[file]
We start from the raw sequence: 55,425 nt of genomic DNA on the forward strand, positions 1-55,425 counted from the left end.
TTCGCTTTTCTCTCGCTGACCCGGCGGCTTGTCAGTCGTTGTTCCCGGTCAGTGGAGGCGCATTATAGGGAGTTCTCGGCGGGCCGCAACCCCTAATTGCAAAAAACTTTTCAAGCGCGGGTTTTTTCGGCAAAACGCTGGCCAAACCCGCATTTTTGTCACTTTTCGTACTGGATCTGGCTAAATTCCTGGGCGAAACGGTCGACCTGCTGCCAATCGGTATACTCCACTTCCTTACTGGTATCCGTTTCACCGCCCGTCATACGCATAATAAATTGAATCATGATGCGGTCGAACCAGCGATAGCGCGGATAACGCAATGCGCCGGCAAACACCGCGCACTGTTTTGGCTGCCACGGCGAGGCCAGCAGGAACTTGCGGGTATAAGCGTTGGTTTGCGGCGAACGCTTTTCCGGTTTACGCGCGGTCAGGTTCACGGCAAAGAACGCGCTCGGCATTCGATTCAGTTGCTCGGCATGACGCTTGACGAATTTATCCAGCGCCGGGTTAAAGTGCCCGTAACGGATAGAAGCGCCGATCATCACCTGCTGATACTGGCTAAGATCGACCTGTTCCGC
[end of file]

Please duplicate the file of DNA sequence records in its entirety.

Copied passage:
We start from the raw sequence: 55,425 nt of genomic DNA on the forward strand, positions 1-55,425 counted from the left end.
TTCGCTTTTCTCTCGCTGACCCGGCGGCTTGTCAGTCGTTGTTCCCGGTCAGTGGAGGCGCATTATAGGGAGTTCTCGGCGGGCCGCAACCCCTAATTGCAAAAAACTTTTCAAGCGCGGGTTTTTTCGGCAAAACGCTGGCCAAACCCGCATTTTTGTCACTTTTCGTACTGGATCTGGCTAAATTCCTGGGCGAAACGGTCGACCTGCTGCCAATCGGTATACTCCACTTCCTTACTGGTATCCGTTTCACCGCCCGTCATACGCATAATAAATTGAATCATGATGCGGTCGAACCAGCGATAGCGCGGATAACGCAATGCGCCGGCAAACACCGCGCACTGTTTTGGCTGCCACGGCGAGGCCAGCAGGAACTTGCGGGTATAAGCGTTGGTTTGCGGCGAACGCTTTTCCGGTTTACGCGCGGTCAGGTTCACGGCAAAGAACGCGCTCGGCATTCGATTCAGTTGCTCGGCATGACGCTTGACGAATTTATCCAGCGCCGGGTTAAAGTGCCCGTAACGGATAGAAGCGCCGATCATCACCTGCTGATACTGGCTAAGATCGACCTGTTCCGC